Daniel Rosen 7:04
Wow, that's really cool it just sort of organically happen. So you started getting these people saying can you help me too and you started repairing their credit but you're doing it all manually? What was that like?
Seth Mitchell 7:20
I don't know what kind of podcast to see you so I will tone down my words but it wasn't fun...
Daniel Rosen 7:26
Anything goes! You can say anything here but tell us about doing it manually versus software what was that like?
Seth Mitchell 7:32
It was definitely hell. I remember you know, having letters stacked on the floor and you know, licking envelopes and trying to keep up with who, you know you mailed off this month and you know what letters you need to send out and everything else is very chaotic. And again, being an engineer I don't like chaos like I like things to flow logically you know, step one, step two, step three ABC and I think Really could not figure out a good way to be able to do that, you know, at the time, and as you begin to scale, those problems get even worse, you know, so when you start with, you know, one or two clients not that bad 10 to 20 not that bad, but you hit, I kind of feel like that hundred 250 threshold, you have to have processes in place to be able to handle that type of, you know, business flow and just monthly transactions and everything else. And so, when we first initially started out handling everything manually, you know, I even had my little baby at the time ansley was to you know, she was licking envelopes and putting stamps on letters and everything and no, people think I'm joking, but I was serious because she had a lot of slavery. So it was it was okay, she was very efficient, but at the same time, that's not a good way to run and operate your business. But I know that a lot of first time you know, listeners and people in the business will be listening to the podcast. So I will say this at the same time. Do not be ashamed of small beginning Because you may have to, you know, kind of set things up that way, just due to your circumstances. And it's okay, you know, I'm a real big believer is, you know, add things as you get the capacity to be able to do them. Um, at the same time, too many of us want, you know, the pretty shiny business versus, you know, just the grind of, you know, trying to get everything up and running. And you have to bootstrap sometimes, and it may not look the best, but you know, as long as you're getting good results, that's all that really matters at the end of the day.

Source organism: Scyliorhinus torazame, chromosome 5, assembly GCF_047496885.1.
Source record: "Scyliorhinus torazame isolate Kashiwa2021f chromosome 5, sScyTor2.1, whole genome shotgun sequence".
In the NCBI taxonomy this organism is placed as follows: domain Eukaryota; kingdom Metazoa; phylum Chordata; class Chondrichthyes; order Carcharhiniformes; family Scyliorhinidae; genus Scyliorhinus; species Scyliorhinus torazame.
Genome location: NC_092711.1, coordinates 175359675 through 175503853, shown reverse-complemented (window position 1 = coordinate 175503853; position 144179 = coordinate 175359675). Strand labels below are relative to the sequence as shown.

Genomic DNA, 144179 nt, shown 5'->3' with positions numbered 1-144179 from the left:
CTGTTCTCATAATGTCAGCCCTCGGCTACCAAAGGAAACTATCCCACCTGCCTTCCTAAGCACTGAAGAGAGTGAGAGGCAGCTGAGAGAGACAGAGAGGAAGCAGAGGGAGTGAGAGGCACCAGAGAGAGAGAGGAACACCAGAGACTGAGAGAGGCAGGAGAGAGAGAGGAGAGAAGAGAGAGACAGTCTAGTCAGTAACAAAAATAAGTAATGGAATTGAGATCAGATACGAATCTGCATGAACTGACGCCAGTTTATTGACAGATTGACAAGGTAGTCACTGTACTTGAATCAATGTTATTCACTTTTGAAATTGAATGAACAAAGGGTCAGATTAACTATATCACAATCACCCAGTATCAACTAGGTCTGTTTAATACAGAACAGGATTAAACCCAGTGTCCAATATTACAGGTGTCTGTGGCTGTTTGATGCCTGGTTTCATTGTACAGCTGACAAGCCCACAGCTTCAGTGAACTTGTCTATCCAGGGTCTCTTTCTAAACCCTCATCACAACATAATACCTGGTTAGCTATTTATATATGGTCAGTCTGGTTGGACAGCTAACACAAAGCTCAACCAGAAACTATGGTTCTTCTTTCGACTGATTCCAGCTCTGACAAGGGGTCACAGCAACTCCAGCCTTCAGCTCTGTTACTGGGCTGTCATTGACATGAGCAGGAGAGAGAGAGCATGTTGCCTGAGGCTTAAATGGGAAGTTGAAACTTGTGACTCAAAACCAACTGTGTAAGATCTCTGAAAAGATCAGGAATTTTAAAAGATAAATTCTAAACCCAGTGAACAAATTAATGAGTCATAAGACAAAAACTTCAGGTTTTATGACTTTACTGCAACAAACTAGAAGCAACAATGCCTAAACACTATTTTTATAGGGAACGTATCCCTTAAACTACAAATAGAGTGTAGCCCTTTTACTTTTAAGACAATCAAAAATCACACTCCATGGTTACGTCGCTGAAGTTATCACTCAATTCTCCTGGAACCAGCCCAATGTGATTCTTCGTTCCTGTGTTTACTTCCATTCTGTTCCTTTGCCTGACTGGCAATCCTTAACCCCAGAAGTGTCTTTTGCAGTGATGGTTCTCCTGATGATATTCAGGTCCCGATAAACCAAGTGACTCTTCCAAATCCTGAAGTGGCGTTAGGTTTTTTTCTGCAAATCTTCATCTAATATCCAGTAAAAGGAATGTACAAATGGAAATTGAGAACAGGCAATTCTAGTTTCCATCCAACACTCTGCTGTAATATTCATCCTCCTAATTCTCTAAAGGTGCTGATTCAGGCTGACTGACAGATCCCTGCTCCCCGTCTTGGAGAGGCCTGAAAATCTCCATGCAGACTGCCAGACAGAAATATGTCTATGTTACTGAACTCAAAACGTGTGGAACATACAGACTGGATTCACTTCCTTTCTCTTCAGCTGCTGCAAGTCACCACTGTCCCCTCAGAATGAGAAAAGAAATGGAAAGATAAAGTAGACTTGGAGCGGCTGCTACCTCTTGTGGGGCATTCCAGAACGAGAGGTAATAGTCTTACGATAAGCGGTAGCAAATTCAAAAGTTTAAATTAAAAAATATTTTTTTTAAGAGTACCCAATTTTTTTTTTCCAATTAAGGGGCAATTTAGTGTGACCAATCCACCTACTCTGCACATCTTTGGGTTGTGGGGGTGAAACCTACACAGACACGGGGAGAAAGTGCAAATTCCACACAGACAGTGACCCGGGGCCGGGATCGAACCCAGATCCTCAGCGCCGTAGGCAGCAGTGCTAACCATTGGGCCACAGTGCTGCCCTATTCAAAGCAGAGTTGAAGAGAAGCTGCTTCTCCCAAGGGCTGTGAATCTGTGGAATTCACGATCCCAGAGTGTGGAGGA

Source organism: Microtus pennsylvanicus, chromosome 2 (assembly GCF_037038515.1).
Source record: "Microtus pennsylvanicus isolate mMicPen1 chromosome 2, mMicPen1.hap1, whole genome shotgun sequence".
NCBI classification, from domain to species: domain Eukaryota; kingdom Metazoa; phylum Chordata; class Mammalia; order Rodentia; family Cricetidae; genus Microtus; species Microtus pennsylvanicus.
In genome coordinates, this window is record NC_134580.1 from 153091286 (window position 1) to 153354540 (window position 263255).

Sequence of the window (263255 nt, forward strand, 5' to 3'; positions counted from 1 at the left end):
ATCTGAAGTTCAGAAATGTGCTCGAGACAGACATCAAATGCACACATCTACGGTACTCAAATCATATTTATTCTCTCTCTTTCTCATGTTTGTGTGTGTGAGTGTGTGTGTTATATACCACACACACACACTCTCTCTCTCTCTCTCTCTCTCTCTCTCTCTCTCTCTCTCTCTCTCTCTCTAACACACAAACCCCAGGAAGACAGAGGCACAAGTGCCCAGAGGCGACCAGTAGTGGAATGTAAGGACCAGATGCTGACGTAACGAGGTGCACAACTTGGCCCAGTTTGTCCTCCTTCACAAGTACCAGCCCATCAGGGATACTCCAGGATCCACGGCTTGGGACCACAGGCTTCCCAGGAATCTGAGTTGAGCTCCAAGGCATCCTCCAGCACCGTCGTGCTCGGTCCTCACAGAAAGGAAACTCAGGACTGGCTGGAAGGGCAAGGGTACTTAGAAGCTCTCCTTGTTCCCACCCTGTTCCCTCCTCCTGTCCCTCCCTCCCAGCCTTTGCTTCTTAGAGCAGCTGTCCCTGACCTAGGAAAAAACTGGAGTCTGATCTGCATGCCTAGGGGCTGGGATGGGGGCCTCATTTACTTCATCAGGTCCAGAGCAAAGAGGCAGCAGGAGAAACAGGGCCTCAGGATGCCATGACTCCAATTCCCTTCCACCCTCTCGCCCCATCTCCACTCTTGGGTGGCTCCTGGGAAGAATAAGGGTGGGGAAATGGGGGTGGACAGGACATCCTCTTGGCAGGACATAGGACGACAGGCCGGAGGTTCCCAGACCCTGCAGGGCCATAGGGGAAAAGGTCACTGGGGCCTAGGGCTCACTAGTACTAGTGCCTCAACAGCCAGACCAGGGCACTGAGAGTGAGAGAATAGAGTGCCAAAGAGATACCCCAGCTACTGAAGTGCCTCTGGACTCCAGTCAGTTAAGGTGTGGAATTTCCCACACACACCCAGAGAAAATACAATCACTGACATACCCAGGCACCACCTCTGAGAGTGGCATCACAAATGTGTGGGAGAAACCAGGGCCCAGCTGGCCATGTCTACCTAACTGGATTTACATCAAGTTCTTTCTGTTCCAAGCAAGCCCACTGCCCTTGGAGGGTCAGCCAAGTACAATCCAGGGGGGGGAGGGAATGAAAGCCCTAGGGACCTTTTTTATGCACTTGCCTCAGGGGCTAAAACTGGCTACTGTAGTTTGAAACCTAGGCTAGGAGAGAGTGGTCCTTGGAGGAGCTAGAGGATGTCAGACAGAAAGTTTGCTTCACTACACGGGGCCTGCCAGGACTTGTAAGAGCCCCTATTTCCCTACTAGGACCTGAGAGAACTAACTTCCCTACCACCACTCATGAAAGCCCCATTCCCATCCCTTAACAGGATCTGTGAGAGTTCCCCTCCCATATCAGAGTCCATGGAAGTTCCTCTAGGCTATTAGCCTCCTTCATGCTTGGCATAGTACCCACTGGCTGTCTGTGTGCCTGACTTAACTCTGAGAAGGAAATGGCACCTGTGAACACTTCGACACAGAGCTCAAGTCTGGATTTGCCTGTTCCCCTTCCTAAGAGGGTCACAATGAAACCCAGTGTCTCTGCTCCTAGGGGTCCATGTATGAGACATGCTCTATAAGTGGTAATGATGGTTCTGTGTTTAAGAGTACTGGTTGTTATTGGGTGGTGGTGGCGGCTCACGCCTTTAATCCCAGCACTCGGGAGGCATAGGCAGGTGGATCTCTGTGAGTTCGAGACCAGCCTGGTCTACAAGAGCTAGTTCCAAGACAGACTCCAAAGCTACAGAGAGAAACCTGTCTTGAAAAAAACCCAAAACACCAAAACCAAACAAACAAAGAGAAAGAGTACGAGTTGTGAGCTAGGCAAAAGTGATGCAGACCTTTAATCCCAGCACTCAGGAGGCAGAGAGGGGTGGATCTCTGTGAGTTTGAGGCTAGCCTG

Daniel Rosen 9:28
Absolutely. So I know, your business is very, very different than other people's businesses out there. And you've created really clever ways to automate and systemize it. And I know that also gives you a lot more time to spend with your family with your two daughters and your wife. Can you give us some examples of processes that you've implemented? Because they're really really clever?
Seth Mitchell 9:52